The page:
Properties of kinetic inductances of superconducting fine filaments and thin films are reviewed and discussed. When the thickness of films or diameter of fine filaments are smaller than magnetic field penetration depth of superconductors, higher field is required for vortex (flux quantum) penetration into fine filament superconductors. In such cases, effect of kinetic inductance can be observed. The possibility of energy storage systems by kinetic inductance are discussed and the maximum storage energy density of kinetic inductances is estimated to be two orders smaller than that of electro-magnetic inductances. But the energy and inductance per unit volume of kinetic inductances are estimated to be several orders larger than that of electro-magnetic inductances. The applications of kinetic inductances are also discussed and integrated kinetic inductance for electronics and small scale energy storage systems are proposed. The properties of effective flux in kinetic inductance are also discussed. It is pointed out that the effect of kinetic inductance may become important in fine filament composite superconductors and high Tc superconducting thin films.
There is no disturbance-free superconducting coil. The disturbance gives the temperature rise of the superconductor, and the normal transition occurs when the temperature of the conductor exceeds its current sharing temperature. If the superconducting coil is stabilized adequately in some way, the normal zone does not appear, or the created normal zone disappears by itself. But if not, the normal zone propagates and the coilgets to quench. When a superconducting coil is used in some system, it is to be designed as a reliable and stable coil so as not to raise quench and not to lower the efficiency of the system operation. High stability can be achieved by giving a lot of coolant in the coil and giving a large amount of substrate to the superconductor, both of which lower the compactness or the performance of the coil. In order to get stable and compact superconducting coils, many stabilization methods have been thought out. In this paper, major cryogenic stabilization methods are explained and the problem about magnetic instabilities in superconductors is not discussed assuming that finemulti-filamentary strands are used as constituents of the conductors.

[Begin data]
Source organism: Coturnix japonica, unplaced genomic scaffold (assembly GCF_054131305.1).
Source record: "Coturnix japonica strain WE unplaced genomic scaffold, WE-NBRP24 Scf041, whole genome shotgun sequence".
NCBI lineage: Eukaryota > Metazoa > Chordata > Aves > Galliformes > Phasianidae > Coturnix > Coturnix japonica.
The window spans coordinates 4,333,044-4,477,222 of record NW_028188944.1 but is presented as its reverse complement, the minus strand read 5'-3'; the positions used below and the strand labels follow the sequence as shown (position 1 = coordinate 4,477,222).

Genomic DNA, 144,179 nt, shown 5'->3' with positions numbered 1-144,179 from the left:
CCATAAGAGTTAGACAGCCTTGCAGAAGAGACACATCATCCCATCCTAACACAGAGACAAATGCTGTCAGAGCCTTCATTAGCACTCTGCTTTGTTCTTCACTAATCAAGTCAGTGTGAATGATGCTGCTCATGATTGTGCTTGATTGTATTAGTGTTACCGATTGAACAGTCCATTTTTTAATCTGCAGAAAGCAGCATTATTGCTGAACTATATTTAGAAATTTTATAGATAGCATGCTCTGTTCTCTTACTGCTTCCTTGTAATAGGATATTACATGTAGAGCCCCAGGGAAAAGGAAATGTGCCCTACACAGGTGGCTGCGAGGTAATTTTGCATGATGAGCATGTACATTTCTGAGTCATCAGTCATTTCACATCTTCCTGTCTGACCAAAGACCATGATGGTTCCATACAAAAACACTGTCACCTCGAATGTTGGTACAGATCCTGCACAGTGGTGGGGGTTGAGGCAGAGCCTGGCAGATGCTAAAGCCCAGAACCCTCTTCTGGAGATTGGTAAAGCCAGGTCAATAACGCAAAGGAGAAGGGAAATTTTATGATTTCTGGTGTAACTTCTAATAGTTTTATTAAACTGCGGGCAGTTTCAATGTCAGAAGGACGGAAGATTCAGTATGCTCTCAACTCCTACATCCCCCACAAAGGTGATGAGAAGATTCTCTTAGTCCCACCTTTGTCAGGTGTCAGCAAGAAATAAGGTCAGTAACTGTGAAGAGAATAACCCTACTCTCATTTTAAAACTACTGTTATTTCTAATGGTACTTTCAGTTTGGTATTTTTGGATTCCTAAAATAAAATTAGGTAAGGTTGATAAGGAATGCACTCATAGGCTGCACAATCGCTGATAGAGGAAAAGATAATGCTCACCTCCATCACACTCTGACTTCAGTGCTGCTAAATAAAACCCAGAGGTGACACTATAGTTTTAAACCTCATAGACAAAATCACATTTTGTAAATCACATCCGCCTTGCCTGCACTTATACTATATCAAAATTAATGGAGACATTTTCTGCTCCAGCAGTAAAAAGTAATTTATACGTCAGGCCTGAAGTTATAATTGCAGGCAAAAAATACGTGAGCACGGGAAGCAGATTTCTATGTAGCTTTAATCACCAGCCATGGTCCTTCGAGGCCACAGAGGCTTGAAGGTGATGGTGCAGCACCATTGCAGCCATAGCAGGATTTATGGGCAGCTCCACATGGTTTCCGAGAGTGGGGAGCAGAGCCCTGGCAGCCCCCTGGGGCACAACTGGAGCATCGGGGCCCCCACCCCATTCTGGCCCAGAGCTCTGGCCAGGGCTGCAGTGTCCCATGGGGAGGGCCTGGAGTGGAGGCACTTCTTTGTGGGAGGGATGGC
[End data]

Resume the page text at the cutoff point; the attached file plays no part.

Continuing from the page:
With the intention of identifying a quench position in a superconducting coil, the behaviour of an artificially quenched superconducting coil has been investigated. The superconducting coil is a solenoidal, bobbinless, and tightly wound impregnated coil with many voltage terminals, thermocouples, and heaters. The propagation of a normal zone is made two-dimensional by a one-turn-heater or three-dimensional by a point-heater set in the coil. The time-varying terminal voltages and temperatures in the coil have been in detail examined with respect to quench positions, i.e., locations of the heaters. Normal front velocities and effective thermal conductivities of the radial, azimuthal, and axial directions are also analyzed from those experimental results.
A quench simulation program has been developed with the intention of identifying a quench position in a superconducting coil and it has been applied to behaviour analysis of an artificially quenched superconducting coil. The superconducting coil is a solenoidal, bobbin-less, and tightly wound impregnated coil with many voltage terminals, thermocouples, and heaters. The propagation of a normal zone was made two-dimensional by a one-turn-heater or three-dimensional by a point-heater set in the coil. The time-spatial changes in terminal voltages and temperatures agree well with those obtained from the previous experiment within an accuracy of ±10ms or ±1mm. If accurate thermal properties of the materials constituting the superconducting coil are obtained, identification of the quench position in the coil should be possible.
This paper describes the principal design features and performance test results of a three-stage Gifford-McMahon cycle cryogenic refrigerator by which we have achieved no-load temperature of 3.3K and succeeded in helium liquefaction. The refrigeration capacity was 20mW at 4.2K and the helium liquefaction rate was 10cm3/h. The keypoint of the success is the selection of GdRh and Gd0.5Er0.5Rh compounds as a regenerator material. This is the first success that regenerative cycle cryogenic refrigerator has liquefied helium without auxiliary refrigerator for precooling.